November 2016 NEWS ARCHIVE
In the dairy country of eastern New York, fall is traditionally the time when cornfields are shaved down to stubble -- to remain brown and lifeless until next year’s planting. But on a growing number of fields across the region, farmers are choosing instead to keep their soil blanketed throughout the winter with cover crops such as winter rye, oats and field peas. Healthy, productive soil is still the main goal for those who grow cover crops, but lately some see another important benefit to the wider world: These crops soak up carbon from the air and integrate it into the soil, thereby curbing the effects of climate change.
In new book, Williams professor confronts his roots in the Jim Crow era.
The house where women’s rights advocate Susan B. Anthony spent her formative years has stood empty and decaying for more than a decade, but preservationists say better times may soon arrive for the historic structure. Under a recent amendment to New York law, the state Office of Parks, Recreation and Historic Preservation has embarked on a process to lease the vacant house to someone who would live in it and restore it. The exact terms of the arrangement, including how much if any public access would be provided to the property, remain to be worked out.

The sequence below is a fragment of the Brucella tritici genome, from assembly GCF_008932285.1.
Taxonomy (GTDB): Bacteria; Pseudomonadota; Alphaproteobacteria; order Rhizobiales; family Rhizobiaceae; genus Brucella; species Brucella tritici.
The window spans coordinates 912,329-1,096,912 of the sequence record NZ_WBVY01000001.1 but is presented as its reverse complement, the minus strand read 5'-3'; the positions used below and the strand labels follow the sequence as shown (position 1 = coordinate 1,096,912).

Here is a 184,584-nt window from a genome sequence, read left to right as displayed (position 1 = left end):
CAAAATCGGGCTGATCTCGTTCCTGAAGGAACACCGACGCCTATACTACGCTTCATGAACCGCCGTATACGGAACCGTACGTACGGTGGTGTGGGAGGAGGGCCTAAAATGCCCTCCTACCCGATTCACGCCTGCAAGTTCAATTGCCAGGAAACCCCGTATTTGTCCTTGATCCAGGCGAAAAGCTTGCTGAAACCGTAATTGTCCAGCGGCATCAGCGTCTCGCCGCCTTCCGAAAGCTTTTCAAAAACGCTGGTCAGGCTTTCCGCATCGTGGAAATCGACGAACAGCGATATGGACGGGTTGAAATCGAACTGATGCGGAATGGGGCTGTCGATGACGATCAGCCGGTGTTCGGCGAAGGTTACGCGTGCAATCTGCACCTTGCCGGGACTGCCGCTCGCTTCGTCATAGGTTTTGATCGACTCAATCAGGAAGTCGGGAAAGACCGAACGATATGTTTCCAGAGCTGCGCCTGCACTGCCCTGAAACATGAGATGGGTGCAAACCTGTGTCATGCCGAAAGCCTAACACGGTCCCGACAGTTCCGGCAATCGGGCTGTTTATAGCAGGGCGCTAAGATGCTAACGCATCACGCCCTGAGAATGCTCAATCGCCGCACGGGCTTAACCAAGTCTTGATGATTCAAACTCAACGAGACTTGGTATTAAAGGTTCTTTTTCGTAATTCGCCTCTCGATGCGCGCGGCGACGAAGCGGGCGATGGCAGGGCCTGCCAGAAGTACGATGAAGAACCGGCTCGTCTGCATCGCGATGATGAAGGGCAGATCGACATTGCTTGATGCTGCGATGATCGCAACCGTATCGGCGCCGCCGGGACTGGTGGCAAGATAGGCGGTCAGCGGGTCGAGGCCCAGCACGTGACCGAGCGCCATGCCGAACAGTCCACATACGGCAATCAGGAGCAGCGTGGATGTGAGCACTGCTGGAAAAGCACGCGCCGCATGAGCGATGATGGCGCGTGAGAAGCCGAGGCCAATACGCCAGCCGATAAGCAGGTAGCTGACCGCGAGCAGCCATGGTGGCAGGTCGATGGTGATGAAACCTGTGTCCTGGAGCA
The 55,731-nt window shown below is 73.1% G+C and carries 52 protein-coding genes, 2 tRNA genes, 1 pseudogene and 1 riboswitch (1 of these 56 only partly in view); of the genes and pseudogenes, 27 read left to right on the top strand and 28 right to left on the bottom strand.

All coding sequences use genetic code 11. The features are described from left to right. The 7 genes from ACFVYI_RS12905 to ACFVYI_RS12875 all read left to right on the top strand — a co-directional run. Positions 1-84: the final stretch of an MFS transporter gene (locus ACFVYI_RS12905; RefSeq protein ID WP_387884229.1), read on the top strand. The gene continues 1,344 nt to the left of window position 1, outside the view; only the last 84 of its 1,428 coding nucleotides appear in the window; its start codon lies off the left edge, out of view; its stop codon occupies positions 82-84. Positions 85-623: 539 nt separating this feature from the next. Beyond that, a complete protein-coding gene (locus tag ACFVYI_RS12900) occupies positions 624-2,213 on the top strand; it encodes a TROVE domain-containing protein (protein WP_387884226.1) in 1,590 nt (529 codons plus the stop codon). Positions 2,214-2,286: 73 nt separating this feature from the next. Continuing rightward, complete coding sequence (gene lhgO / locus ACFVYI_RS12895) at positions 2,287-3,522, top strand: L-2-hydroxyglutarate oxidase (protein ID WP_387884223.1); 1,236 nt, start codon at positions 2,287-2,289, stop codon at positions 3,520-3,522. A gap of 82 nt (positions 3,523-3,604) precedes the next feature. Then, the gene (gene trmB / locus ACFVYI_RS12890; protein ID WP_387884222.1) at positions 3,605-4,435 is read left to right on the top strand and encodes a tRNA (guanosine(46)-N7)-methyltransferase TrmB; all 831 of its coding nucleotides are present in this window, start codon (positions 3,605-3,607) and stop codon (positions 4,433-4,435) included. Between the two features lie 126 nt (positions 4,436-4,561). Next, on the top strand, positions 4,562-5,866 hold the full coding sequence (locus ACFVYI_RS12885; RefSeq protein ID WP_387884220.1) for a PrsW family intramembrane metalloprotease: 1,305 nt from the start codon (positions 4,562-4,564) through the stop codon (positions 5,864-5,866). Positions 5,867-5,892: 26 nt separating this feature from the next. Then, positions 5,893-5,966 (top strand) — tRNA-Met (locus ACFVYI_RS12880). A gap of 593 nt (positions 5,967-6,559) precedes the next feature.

The Berkshire Natural Resources Council has kicked off an ambitious campaign to create what it calls a “100 percent walkable Berkshires,” with an interconnected network of public walking trails extending throughout Berkshire County. The ultimate goal of the effort, known as the High Road Campaign, is a network of about 200 miles of trails. Tad Ames, the group’s director, compares the concept to long-distance trail networks elsewhere such as the California Coastal Trail, the Coast to Coast Walk in England, and the Camino de Santiago in Spain.
A pair of new gallery spaces are among the features of the renovated Manton Research Center, which is set to reopen this month at the Sterling and Francine Clark Art Institute in Williamstown. The opening of the Manton center, which also includes an expanded bookshop and an upgraded auditorium, marks the end of the last phase of a decadelong reshaping of the museum complex.